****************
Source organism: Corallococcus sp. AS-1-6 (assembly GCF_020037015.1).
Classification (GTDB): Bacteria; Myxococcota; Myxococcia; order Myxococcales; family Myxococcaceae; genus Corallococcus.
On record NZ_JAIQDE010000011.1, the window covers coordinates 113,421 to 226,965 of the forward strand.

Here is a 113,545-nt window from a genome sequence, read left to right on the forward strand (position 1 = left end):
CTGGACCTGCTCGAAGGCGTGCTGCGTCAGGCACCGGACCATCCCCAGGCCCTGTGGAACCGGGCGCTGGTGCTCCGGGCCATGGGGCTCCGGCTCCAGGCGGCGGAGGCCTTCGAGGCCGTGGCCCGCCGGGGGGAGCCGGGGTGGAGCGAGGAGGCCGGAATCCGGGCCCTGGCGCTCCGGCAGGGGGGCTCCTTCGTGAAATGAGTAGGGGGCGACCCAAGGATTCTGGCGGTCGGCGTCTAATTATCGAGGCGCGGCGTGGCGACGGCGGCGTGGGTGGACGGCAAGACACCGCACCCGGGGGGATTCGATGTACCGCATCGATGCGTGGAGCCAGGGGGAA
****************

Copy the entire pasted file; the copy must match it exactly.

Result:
Source organism: Corallococcus sp. AS-1-6 (assembly GCF_020037015.1).
Classification (GTDB): Bacteria; Myxococcota; Myxococcia; order Myxococcales; family Myxococcaceae; genus Corallococcus.
On record NZ_JAIQDE010000011.1, the window covers coordinates 113,421 to 226,965 of the forward strand.

Here is a 113,545-nt window from a genome sequence, read left to right on the forward strand (position 1 = left end):
CTGGACCTGCTCGAAGGCGTGCTGCGTCAGGCACCGGACCATCCCCAGGCCCTGTGGAACCGGGCGCTGGTGCTCCGGGCCATGGGGCTCCGGCTCCAGGCGGCGGAGGCCTTCGAGGCCGTGGCCCGCCGGGGGGAGCCGGGGTGGAGCGAGGAGGCCGGAATCCGGGCCCTGGCGCTCCGGCAGGGGGGCTCCTTCGTGAAATGAGTAGGGGGCGACCCAAGGATTCTGGCGGTCGGCGTCTAATTATCGAGGCGCGGCGTGGCGACGGCGGCGTGGGTGGACGGCAAGACACCGCACCCGGGGGGATTCGATGTACCGCATCGATGCGTGGAGCCAGGGGGAA